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Major Ryanair recruitment drive to add 3,500 jobs

06 October 2016 08:06

Ryanair is to create more than 3,500 new jobs next year, including pilots and cabin crew

Ryanair is to create more than 3,500 new jobs next year, including pilots and cabin crew

Ryanair will recruit more than 3,500 staff next year, including pilots and cabin crew, as it plans to add 50 new aircraft to its fleet.

The Irish carrier says the major recruitment drive will see it take on 2,000 new cabin crew, 1,000 pilots and 250 aircraft engineers.

Growth could be outside the UK

Ryanair does not say how many of the roles will be based in the UK, having warned in July that it will "pivot" growth away from UK airports after the Brexit vote and house its 50 new aircraft outside Britain.

The group says only that recruitment would be "spread throughout Ryanair's 84-base European network".

Ryanair chief executive Michael O'Leary has been an outspoken critic of Brexit, warning earlier this month that airlines are delaying investment decisions in the UK until there is more clarity on negotiations over the UK's exit from the EU.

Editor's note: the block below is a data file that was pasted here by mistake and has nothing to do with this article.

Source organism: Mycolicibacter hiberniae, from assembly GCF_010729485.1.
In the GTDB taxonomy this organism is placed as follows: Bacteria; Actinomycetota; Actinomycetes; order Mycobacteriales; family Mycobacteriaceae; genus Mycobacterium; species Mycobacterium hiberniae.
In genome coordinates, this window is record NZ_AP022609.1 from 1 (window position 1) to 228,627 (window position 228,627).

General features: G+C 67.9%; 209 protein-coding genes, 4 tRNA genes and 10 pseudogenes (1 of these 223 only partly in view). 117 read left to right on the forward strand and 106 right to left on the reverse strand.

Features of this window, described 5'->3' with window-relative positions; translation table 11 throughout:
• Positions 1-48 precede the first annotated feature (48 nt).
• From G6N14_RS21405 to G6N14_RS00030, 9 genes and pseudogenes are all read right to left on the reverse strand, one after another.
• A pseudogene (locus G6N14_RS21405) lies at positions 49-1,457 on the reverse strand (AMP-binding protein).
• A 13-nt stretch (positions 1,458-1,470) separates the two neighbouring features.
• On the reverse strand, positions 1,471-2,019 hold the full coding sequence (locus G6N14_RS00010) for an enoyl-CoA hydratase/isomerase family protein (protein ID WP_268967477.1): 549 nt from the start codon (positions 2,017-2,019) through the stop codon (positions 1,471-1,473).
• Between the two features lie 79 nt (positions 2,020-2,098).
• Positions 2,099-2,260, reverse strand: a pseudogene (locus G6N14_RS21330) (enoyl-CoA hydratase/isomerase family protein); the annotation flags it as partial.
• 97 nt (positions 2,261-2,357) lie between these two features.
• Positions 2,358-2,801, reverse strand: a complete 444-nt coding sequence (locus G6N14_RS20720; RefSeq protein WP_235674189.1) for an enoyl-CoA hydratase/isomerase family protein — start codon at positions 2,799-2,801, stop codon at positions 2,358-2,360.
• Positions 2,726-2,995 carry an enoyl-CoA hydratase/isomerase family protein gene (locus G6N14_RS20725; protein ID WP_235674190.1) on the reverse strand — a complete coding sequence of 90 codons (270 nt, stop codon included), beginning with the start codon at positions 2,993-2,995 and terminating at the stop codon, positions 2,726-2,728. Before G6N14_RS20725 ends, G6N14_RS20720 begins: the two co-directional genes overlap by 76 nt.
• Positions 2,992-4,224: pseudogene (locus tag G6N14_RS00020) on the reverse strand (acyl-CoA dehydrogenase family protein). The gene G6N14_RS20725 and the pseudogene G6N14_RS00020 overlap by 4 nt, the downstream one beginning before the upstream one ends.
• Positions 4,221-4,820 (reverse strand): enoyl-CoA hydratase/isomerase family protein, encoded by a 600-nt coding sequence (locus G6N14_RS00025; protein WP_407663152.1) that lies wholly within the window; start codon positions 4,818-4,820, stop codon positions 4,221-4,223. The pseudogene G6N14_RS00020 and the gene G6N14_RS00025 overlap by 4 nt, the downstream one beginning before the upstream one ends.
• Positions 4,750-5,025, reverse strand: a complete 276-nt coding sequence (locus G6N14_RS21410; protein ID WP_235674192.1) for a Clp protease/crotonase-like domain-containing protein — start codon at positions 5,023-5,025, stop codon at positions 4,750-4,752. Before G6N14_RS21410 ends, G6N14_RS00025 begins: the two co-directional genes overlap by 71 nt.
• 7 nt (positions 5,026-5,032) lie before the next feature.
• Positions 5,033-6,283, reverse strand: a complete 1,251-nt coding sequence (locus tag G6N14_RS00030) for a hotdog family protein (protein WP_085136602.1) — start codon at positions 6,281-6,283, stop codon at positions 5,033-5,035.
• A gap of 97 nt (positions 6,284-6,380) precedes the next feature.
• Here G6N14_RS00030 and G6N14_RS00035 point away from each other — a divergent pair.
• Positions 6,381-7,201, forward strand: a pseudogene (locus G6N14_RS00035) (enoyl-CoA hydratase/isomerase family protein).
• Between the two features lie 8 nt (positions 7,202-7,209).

However, the airline later confirmed a number of engineering jobs will be created in Glasgow Prestwick Airport and some cabin crew posts at its 13 UK airport bases.

Recruitment drive will boost aircraft numbers

Ryanair's initial recruitment plans come as part of a wider aim to boost its aircraft numbers from 355 to more than 500 in the next five years, which will see it hire more than 5,000 extra staff.

Next year's hiring spree will also see new posts created in IT, sales and marketing, finance and commercial divisions at the airline's Dublin office - and also at its Travel Labs Poland subsidiary in Wroclaw.

Eddie Wilson, chief people officer at Ryanair, said: "2017 is set to be our busiest recruitment year to date, and we are continuing to invest heavily in talent for the future."

Its announcement comes as traffic figures show Ryanair flew 13% more customer year-on-year in September, some 10.8 million passengers.

The group's load factor - a key measure of how well it fills its planes - edged up to 95% last month from 94% a year earlier.

It expects average fares to drop by between 10% to 12% over the next six months.

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